Sign In
  • UD Search
Toggle Navigation

Open the Navigation Management window, which can be used to view the full current branch of the menu tree, and edit it.

CONNECT
  • Facebook

MITRA Forum Question Details

Image Picker for Section 0

 ForumQuestion

  • Sealing a color-lifting acrylic painting, retarder-related issuesApproveRejectUn-ApproveSubscribeUn-Unsubscribe
    Question asked 2017-05-31 11:56:54 ... Most recent comment 2017-06-01 22:19:28
    Acrylic Paint Additives Paint Mediums
    Question

    My acrylic paintings sometimes show a noticeable amount of color lifting (particularly when using a relatively large amount of retarder) - rubbing a wet cotton swab causes a small amount of color to be left on the cotton. There seem to be no major adhesion failures, even in cases where I might have used more than the recommended amount of retarder. I was wondering if I should secure such layers of paint by brushing a layer of medium on top? I remember reading that it's generally a good idea to provide such a protective layer in practically all cases.

    And in case this ever happens, what would be the best course of action if the paint remained "tacky" due to too much retarder?

Answers and Comments
  • EditDeleteModerator Answer

    Do you see some color lifting with unmodified paint, or just when you add retarder? Do some colors seem more prone to lifting than others? If you are not exceeding the recommended proportion of retarder by a huge amount, you may be able to ​improve things by adding acrylic medium and retarder at the same time, instead of retarder alone. In cases where paint seems to have formed a normal film but just feels tacky, your notion to top-coat with additional medium sounds to me like a good fix. If the paint stays very soft for a long time, however, it might be better to scrape it off and try again without so much retarder.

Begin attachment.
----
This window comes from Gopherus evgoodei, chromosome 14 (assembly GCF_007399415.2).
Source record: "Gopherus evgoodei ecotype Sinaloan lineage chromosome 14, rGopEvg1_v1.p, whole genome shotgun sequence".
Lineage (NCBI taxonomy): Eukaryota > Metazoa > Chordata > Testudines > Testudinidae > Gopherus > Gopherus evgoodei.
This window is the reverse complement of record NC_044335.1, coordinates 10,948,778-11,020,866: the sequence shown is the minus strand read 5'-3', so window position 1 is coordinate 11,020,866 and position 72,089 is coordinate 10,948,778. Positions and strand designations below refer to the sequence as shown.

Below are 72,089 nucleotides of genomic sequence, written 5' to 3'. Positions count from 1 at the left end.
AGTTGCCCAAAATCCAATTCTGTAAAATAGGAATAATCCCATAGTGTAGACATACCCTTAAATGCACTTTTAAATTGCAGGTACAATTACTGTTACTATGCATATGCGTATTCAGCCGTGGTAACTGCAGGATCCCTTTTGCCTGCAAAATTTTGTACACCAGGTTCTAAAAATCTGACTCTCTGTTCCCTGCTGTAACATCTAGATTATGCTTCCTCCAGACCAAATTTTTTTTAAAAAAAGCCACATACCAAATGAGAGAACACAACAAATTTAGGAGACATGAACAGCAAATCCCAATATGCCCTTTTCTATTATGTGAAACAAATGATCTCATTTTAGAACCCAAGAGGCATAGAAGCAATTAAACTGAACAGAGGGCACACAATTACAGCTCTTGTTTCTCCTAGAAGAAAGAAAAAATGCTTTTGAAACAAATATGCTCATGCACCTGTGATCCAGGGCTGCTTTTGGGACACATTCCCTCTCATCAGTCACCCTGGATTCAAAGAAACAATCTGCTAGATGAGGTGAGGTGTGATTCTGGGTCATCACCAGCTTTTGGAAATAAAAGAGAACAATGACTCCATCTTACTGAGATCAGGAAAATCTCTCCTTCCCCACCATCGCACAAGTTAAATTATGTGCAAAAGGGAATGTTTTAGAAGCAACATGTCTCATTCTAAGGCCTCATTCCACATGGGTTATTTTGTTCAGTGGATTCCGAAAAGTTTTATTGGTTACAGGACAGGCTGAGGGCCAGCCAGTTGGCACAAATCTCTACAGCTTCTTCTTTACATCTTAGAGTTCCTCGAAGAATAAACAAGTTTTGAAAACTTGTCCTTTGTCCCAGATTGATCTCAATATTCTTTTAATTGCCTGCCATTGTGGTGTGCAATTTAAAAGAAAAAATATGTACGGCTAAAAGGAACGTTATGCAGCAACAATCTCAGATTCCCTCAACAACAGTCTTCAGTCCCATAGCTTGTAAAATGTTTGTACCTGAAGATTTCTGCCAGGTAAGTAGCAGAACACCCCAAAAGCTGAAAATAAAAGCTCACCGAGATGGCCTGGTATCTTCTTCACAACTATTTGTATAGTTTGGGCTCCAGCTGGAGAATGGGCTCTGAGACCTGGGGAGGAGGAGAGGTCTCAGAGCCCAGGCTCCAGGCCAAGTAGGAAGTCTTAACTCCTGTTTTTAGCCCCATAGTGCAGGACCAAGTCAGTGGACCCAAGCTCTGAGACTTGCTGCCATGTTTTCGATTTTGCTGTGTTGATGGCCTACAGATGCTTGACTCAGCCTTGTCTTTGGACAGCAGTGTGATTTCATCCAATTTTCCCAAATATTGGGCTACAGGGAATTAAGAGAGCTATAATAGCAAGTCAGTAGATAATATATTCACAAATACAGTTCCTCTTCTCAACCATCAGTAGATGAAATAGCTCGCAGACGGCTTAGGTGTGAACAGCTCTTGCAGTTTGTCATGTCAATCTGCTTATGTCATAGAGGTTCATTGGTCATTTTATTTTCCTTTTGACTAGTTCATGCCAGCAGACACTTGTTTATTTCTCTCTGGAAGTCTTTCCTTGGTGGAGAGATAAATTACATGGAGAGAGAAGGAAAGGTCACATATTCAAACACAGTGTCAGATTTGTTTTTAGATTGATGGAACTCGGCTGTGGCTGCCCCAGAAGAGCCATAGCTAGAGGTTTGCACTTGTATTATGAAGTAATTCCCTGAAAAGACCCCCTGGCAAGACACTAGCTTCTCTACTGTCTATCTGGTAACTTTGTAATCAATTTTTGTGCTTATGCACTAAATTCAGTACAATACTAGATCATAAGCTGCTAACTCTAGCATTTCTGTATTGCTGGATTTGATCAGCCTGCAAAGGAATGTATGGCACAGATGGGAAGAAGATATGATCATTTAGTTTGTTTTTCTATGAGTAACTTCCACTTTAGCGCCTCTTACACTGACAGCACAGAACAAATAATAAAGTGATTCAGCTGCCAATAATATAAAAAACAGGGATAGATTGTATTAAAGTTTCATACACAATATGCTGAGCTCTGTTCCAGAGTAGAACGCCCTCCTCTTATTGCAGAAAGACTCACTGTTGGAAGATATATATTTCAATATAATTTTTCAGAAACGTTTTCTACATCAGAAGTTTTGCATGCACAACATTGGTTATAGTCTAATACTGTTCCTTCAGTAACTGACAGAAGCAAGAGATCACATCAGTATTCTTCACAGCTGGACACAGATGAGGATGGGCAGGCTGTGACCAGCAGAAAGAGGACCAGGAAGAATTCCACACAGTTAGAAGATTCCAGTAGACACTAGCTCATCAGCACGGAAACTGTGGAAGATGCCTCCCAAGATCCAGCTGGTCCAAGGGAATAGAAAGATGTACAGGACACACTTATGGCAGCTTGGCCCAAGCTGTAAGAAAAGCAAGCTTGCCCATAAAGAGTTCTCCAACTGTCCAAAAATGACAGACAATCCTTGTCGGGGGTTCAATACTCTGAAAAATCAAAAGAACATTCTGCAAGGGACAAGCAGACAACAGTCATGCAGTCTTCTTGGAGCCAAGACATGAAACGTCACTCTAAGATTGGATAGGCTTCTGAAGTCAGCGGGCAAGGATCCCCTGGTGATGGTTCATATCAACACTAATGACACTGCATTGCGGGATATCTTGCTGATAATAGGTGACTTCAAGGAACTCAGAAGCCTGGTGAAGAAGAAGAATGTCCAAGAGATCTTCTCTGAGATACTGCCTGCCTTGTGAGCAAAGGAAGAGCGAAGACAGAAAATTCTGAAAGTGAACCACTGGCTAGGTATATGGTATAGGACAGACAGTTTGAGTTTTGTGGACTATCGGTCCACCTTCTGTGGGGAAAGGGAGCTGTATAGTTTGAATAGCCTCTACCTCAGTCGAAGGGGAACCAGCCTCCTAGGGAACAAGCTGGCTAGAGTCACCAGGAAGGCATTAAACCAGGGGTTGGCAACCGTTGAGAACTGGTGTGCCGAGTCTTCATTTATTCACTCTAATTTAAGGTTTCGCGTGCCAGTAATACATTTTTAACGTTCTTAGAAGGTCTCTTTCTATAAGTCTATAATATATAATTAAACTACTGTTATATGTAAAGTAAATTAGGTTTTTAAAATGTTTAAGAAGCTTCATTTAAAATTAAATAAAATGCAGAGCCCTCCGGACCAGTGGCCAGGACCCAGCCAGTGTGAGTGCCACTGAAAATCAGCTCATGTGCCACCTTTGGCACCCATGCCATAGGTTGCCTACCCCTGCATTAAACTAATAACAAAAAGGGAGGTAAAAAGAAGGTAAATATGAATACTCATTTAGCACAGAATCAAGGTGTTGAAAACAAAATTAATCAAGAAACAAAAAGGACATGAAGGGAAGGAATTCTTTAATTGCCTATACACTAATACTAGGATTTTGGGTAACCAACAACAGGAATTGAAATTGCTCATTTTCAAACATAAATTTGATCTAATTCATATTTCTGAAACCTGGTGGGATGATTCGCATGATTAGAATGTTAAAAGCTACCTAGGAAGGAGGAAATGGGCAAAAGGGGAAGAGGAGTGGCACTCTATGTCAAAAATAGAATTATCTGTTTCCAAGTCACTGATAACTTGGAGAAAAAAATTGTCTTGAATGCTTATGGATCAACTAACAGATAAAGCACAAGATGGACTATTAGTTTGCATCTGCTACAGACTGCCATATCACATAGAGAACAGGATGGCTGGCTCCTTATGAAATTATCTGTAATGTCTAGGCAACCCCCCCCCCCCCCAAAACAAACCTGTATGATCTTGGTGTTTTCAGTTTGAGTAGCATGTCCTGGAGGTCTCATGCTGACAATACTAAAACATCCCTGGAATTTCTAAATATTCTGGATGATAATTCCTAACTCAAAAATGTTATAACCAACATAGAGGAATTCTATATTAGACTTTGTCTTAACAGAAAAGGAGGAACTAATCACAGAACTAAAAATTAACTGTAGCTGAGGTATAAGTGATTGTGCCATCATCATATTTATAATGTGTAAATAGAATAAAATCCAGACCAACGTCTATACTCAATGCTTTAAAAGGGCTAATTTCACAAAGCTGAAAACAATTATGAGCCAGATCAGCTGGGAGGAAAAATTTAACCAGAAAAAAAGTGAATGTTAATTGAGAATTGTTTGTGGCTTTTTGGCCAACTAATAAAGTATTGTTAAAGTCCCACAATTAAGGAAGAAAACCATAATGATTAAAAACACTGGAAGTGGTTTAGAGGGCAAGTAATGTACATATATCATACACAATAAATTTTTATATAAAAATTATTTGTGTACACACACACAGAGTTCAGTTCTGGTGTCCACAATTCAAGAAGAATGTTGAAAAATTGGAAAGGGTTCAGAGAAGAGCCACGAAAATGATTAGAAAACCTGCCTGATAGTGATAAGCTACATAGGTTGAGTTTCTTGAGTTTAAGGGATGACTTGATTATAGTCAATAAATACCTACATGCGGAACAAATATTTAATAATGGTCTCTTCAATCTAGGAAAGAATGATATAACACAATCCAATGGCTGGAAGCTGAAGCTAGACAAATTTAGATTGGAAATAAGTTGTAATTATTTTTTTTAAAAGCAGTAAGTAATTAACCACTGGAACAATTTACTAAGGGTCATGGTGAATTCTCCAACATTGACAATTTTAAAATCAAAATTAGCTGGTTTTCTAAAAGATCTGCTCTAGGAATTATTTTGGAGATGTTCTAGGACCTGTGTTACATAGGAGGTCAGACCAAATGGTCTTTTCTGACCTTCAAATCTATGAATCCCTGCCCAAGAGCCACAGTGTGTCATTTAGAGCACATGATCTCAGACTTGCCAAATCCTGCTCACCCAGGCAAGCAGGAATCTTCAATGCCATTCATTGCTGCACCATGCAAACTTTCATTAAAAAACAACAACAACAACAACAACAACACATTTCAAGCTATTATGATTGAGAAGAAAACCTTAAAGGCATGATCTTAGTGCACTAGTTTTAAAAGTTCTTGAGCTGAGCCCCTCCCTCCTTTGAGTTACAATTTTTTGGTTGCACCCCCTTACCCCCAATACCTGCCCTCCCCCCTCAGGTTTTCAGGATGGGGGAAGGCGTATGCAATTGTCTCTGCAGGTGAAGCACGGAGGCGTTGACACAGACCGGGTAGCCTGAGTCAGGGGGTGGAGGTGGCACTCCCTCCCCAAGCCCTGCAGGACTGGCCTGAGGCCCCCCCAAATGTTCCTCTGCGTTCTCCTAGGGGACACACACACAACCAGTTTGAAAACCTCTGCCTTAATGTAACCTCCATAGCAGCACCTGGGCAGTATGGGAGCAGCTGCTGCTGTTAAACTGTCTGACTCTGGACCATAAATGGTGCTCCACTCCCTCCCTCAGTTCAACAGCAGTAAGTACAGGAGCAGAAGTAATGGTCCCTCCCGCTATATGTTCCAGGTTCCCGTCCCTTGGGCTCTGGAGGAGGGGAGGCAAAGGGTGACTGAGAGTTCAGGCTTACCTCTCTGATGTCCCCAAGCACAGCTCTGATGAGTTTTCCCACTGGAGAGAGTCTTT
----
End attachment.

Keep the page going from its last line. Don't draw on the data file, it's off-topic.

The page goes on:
Matthew Kinsey, Utrecht Art Supplies
    2017-05-31 16:26:25
  • EditDeleteModerator Answer

    ​Thanks Matthew,

    We agree with your assessment.

    Brian Baade
    2017-05-31 18:14:37
  • EditDeleteModerator Answer

    ​Also. I know that you know this but it would be best to really try to minimize the use of retarder. A quick search of "retarder" on MITRA will reiterate some of the dangers of using too much retarder when painting with acrylic dispersion paints.

    Brian Baade
    2017-05-31 18:21:56
  • ApproveRejectUn-ApproveUser Comment

    Thank you for the reply. The problem that I have with acrylic dispersion paints is that they are almost impossible to work with without retarder - at least where I live. They are pretty much dry a couple of seconds after being applied to the support, making achieving smooth transitions ​impossible. Anything less than a significant amount of retarder seems to be buying me a couple of seconds (literally) at most. Also, the drag on the brush is terrible without it. Adding water helps with the drag but, aside from speeding up drying, it also reduces the opacity.

    2017-06-01 14:08:50
  • EditDeleteModerator Answer

    Moistening the acrylic ground before painting can help improve brush movement and reduce "breaking". It doesn't have to be sopping wet, just enough so the ground doesn't absorb all the water from the paint. 

    Matthew Kinsey, Utrecht Art Supplies
    2017-06-01 22:19:28
Page Settings and MetaData:
(Not Shown on the Page)
Page Settings
question
No
MetaData for Search Engine Optimization
MITRA Forum Question Details
restricted
This page cannot be accessed until you accept the Terms of Use, which can be found here.
Please note that this Terms of Use system uses cookies. If you have cookies disabled you will not be able to accept the agreement. If you delete our cookies you will need to re-accept the Terms of Use.
  • The Department of Art Conservation
  • 303 Old College
  • University of Delaware
  • Newark, DE 19716, USA
  • Phone: 302-831-3489
  • art-conservation@udel.edu